The Board also affirmed the truck-operation citation because Home Depot did not establish that the independent employee action defense applies. The Board based their decision on the fact that "the evidence offered by Employer was insufficient to meet its burden of proof to show that Rodriguez knowingly, as opposed to inadvertently, violated the rule." The Board noted that "the testimony of Eileen Mejia lends itself to a stronger inference that Rodriguez inadvertently, rather than intentionally, caused the collision."
Home Depot filed a petition for a writ of mandate in the trial court. (Lab. Code, § 6627 ["Any person affected by an order or decision of the appeals board may, within the time limit specified in this section, apply to the superior court of the county in which he resides, for a writ of mandate, for the purpose of inquiring into and determining the lawfulness of the original order or decision or of the order or decision following reconsideration"].) Home Depot asked the trial court to determine whether the Board's decision was reasonable and supported by substantial evidence. The trial court denied the petition, and Home Depot filed a timely notice of appeal in this court.
A. The Statutory and Regulatory Background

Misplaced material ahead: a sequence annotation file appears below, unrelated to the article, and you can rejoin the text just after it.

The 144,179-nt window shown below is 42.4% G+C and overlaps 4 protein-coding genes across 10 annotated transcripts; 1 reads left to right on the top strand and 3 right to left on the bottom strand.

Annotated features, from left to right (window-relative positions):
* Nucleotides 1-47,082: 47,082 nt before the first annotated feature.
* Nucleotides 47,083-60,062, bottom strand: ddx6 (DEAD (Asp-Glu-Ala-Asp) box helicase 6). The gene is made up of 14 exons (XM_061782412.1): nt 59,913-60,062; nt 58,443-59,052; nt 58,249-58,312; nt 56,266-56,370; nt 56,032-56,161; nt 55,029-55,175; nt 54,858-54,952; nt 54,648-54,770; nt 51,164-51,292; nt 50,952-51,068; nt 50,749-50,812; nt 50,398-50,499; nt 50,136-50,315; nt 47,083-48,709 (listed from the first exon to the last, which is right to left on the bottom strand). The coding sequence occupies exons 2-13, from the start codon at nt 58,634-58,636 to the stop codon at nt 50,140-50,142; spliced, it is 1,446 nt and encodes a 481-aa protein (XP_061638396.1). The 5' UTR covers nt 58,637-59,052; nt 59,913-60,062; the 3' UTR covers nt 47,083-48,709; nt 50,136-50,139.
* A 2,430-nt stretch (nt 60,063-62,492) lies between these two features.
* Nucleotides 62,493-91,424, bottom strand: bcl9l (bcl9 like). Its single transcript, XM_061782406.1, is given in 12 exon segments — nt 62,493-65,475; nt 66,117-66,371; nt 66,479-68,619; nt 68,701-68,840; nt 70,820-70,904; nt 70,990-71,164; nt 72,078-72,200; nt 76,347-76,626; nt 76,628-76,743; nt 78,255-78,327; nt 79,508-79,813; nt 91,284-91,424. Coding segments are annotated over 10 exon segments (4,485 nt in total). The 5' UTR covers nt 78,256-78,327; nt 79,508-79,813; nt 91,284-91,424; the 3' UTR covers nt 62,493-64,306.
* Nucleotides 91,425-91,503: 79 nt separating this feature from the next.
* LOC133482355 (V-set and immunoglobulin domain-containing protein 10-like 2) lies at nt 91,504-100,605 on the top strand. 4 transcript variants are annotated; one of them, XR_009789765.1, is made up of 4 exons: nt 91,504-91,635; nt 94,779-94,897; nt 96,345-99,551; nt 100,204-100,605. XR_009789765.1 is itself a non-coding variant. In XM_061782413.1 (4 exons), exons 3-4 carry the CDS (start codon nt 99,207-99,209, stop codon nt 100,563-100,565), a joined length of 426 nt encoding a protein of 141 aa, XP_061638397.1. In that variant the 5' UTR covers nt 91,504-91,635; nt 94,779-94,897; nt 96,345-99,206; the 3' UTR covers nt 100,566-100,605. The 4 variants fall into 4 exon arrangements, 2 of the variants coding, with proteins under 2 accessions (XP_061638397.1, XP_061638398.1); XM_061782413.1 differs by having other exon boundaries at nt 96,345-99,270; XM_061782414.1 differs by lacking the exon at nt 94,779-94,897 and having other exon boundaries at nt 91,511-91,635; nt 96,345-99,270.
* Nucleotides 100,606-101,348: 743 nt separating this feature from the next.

The Legislature enacted Cal/OSHA "for the purpose of assuring safe and healthful working conditions for all California working men and women by authorizing the enforcement of effective standards, assisting and encouraging employers to maintain safe and healthful working conditions." (Lab. Code, § 6300.) Under the act, employers have a duty to maintain a safe work environment for employees. (Carmona v. Division of Industrial Safety (1975) 13 Cal.3d 303, 312-314.) Cal/OSHA's "statutory provisions make clear that the terms of the legislation are to be given a liberal interpretation for the purpose of achieving a safe working environment." (Id. at p. 313.) "Every employer shall furnish employment and a place of employment that is safe and healthful for the employees therein." (Lab. Code, § 6400, subd. (a).) The employer "shall furnish and use safety devices and safeguards, and shall adopt and use practices . . . which are reasonably adequate to render such employment and place of employment safe and healthful. Every employer shall do every other thing reasonably necessary to protect the life, safety, and health of employees." (Lab. Code, § 6401.) "No employer shall fail or neglect ... [t]o provide and use safety devices and safeguards reasonably adequate to render the employment and place of employment safe." (Lab. Code, § 6403.)